Hey look! It's working! I mean heck, I'd do it too if I could get seats that normally cost over $50 for just $15.

Oregon's issues with drawing a crowd isn't because the Ducks don't win at home. Since moving to Matthew Knight Arena in 2011, the Ducks have posted a home record of 72-13, making it one of the toughest places to win in the country.

For starters, the cost of attending a game is absolutely insane. Let's break down the cost of a game at Matthew Knight Arena for, let's say, a family of four.

Tickets: $38 each = $152 (average cost of a ticket to a Ducks basketball game, with prices ranging between $16 to $53)

Parking: $10, and that might be lowballing it. I used to live next to the arena and there was a lot just behind Franklin Blvd. a couple blocks away for $10, so let's say that's where you park. Parking is one of the main reasons fans don't come to games. When Matthew Knight Arena was built, there was no additional parking added. Good luck trying to find parking in Eugene on a night when there isn't a game. Now add 8,000 people, many who drive to games, and you can see what a headache that creates.

Concessions: $10 per person = $40. Let's just assume everyone gets one of those awful hot dogs and an overpriced Pepsi to wash it down.

Average cost of an Oregon basketball game for a family of four: $202

I think that's the basics, of course you could spend more or less, but this is about the most middle ground as you could go for an Oregon basketball experience. This is, of course, assuming you live in Eugene and don't have to drive far to get to the game. Otherwise, let's tack on another 20 bucks for gas, at least.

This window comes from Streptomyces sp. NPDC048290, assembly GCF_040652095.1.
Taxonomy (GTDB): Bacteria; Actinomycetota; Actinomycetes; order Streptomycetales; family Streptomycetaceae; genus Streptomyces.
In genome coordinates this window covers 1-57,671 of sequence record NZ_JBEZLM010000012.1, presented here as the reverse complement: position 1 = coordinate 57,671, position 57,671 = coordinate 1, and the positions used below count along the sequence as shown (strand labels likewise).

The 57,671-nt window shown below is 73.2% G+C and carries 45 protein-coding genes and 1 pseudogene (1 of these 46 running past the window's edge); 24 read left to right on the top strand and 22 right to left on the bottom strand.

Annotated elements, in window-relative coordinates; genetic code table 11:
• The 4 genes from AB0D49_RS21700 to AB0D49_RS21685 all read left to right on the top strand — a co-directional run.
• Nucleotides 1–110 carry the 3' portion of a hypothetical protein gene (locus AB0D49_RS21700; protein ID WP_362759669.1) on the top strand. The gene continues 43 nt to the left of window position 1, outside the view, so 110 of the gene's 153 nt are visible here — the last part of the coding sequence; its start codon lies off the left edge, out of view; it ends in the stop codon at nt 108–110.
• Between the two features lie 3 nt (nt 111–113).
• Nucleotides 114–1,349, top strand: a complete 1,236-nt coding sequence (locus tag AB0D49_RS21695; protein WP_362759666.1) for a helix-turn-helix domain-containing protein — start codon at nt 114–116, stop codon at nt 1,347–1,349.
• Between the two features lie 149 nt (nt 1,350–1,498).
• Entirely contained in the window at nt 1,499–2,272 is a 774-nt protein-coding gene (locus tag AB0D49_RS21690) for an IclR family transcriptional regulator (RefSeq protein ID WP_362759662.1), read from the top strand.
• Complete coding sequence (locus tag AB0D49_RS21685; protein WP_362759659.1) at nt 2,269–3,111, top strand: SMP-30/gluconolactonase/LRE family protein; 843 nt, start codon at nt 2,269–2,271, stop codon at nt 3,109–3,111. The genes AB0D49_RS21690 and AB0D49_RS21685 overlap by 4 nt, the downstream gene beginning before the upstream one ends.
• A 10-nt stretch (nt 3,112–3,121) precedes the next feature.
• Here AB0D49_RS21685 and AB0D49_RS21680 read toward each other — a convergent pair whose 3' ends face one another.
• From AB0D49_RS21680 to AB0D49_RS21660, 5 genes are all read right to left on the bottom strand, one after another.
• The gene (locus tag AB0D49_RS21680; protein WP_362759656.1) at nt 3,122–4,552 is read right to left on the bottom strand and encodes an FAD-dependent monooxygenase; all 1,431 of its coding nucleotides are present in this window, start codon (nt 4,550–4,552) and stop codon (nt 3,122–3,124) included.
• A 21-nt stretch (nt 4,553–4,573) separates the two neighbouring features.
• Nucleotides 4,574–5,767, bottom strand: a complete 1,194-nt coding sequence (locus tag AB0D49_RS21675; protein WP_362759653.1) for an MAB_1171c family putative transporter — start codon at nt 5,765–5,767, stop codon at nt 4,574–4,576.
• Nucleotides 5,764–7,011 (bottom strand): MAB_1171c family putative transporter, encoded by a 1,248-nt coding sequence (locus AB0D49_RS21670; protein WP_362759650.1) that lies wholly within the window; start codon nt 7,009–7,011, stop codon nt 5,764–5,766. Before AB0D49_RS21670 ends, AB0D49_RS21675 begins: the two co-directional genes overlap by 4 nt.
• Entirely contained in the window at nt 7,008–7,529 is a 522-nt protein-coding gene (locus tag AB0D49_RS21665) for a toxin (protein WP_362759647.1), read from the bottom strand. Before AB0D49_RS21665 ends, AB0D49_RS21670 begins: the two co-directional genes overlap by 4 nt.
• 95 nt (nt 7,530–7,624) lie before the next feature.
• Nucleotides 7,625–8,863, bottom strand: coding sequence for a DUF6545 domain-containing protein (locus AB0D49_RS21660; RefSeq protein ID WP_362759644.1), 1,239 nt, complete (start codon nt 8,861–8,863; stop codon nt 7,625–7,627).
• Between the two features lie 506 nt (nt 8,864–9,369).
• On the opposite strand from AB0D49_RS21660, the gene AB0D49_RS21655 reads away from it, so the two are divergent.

The cost is one major problem of basketball games these days. Another is the atmosphere. When the Ducks moved from dear old Mac Court to their shiny new digs, suddenly the traditional college basketball experience went away with it. You know what's great about college football games at Autzen Stadium? It doesn't feel like an NFL game. The band plays continuously throughout the game and the traditions have remained the same throughout the years. Now, at Ducks basketball games, the band's playing time has been cut significantly in place of an actual DJ that plays remixes of your favorite club hits.

Did you hear that? It's "Single Ladies" with a sweet transition to "Yeah." Who needs a band when you have those kind of sick beats?

Now, I haven't been to an NBA game in a few years, but it feels like the Ducks are trying to make going to a Ducks game at Matthew Knight Arena the same as going to a Blazers game in Portland.

I was fortunate enough to be a freshman at the University of Oregon during the final season at Mac Court. There was no video board, no kiss cam, no bongo cam, no club songs. It was a true college basketball environment. We were so close to the court that we stood on the gym floor literally just a couple arm lengths away from the players. When we got the Pit rocking, if you weren't jumping up and down with everyone, you'd get thrown up into the air as the bleachers basically turned into a giant trampoline. And it was so damn hot in that building that we wore shorts to games, even if it meant we stood outside for over an hour waiting to get in, wearing shorts while it was 40 degrees and raining outside. That was a special place. Don't get me wrong, I love Matthew Knight Arena. I easily spent more time in that venue than any other athletic stadium on campus during my time there. But it'll always try to be something it's not, and that is an NBA venue.

Kudos to the team for making a visible effort to market the team, though. They see a problem, and they're doing everything they can to fix it. Here's to hoping the Ducks can draw a decent crowd for at least the Utah game.